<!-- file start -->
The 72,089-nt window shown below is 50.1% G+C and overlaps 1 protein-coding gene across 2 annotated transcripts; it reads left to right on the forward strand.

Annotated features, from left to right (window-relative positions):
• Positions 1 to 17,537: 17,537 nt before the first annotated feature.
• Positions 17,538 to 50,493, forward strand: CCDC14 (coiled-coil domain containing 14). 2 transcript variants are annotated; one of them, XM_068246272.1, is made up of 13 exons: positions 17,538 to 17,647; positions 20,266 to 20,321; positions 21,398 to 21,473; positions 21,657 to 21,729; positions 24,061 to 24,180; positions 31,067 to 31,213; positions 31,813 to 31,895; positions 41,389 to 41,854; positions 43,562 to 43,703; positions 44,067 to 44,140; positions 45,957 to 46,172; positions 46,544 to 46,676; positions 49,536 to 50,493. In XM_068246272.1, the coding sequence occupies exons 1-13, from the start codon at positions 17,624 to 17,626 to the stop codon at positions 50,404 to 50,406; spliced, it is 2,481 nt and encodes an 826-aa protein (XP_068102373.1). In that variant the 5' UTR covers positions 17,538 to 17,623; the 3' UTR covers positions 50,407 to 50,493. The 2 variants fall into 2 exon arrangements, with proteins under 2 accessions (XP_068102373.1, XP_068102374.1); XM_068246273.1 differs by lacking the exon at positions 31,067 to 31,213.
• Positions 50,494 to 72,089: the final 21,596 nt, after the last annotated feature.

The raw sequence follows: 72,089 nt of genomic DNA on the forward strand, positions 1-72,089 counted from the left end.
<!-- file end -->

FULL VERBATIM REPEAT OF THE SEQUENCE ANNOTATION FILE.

The 72,089-nt window shown below is 50.1% G+C and overlaps 1 protein-coding gene across 2 annotated transcripts; it reads left to right on the forward strand.

Annotated features, from left to right (window-relative positions):
• Positions 1 to 17,537: 17,537 nt before the first annotated feature.
• Positions 17,538 to 50,493, forward strand: CCDC14 (coiled-coil domain containing 14). 2 transcript variants are annotated; one of them, XM_068246272.1, is made up of 13 exons: positions 17,538 to 17,647; positions 20,266 to 20,321; positions 21,398 to 21,473; positions 21,657 to 21,729; positions 24,061 to 24,180; positions 31,067 to 31,213; positions 31,813 to 31,895; positions 41,389 to 41,854; positions 43,562 to 43,703; positions 44,067 to 44,140; positions 45,957 to 46,172; positions 46,544 to 46,676; positions 49,536 to 50,493. In XM_068246272.1, the coding sequence occupies exons 1-13, from the start codon at positions 17,624 to 17,626 to the stop codon at positions 50,404 to 50,406; spliced, it is 2,481 nt and encodes an 826-aa protein (XP_068102373.1). In that variant the 5' UTR covers positions 17,538 to 17,623; the 3' UTR covers positions 50,407 to 50,493. The 2 variants fall into 2 exon arrangements, with proteins under 2 accessions (XP_068102373.1, XP_068102374.1); XM_068246273.1 differs by lacking the exon at positions 31,067 to 31,213.
• Positions 50,494 to 72,089: the final 21,596 nt, after the last annotated feature.

The raw sequence follows: 72,089 nt of genomic DNA on the forward strand, positions 1-72,089 counted from the left end.